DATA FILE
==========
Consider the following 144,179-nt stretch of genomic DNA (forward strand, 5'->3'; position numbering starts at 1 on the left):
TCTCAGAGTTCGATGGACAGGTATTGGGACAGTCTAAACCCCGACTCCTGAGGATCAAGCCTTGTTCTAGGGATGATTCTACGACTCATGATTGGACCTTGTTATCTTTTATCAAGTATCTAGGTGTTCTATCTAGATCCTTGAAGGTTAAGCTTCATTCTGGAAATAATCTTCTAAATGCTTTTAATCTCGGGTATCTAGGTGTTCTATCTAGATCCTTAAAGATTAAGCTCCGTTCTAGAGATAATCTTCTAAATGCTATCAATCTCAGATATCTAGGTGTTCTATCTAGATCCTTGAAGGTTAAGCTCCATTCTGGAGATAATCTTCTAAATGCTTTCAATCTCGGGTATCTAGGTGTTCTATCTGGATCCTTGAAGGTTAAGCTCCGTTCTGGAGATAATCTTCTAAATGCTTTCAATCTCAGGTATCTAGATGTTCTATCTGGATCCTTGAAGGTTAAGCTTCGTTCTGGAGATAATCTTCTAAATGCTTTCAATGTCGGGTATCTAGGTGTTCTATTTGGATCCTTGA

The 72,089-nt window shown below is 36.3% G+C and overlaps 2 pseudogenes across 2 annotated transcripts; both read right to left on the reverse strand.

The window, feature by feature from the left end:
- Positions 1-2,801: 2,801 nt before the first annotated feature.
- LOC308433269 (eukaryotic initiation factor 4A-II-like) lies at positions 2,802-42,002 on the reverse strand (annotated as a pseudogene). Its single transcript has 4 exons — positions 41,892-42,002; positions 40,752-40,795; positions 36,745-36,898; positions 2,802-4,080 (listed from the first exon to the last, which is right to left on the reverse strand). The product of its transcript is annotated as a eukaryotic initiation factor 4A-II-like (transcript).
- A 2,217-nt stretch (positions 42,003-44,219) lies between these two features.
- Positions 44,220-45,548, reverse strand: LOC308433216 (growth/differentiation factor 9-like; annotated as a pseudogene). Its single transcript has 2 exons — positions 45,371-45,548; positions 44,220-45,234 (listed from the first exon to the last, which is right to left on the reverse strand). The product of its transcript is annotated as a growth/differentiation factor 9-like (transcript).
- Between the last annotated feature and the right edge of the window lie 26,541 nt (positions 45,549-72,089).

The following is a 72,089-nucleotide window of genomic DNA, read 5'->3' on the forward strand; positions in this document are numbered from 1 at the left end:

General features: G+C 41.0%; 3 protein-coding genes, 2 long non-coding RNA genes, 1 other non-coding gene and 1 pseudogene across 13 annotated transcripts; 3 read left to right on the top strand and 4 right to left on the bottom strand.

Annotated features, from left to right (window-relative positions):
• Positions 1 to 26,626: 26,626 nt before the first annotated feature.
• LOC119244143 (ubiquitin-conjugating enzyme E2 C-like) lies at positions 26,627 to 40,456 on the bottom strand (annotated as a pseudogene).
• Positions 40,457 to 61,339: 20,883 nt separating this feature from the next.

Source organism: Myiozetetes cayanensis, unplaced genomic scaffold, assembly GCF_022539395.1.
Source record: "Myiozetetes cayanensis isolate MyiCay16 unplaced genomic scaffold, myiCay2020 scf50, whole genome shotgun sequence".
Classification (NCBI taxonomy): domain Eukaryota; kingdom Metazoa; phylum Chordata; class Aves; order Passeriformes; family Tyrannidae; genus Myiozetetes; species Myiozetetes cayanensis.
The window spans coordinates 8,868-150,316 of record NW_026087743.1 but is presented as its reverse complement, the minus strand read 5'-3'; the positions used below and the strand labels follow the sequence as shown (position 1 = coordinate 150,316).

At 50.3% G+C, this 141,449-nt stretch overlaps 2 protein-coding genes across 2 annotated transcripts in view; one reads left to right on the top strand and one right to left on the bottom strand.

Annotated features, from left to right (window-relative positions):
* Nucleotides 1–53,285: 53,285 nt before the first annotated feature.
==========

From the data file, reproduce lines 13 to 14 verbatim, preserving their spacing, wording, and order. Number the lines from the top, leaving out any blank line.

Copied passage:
• Positions 1 to 26,626: 26,626 nt before the first annotated feature.
• LOC119244143 (ubiquitin-conjugating enzyme E2 C-like) lies at positions 26,627 to 40,456 on the bottom strand (annotated as a pseudogene).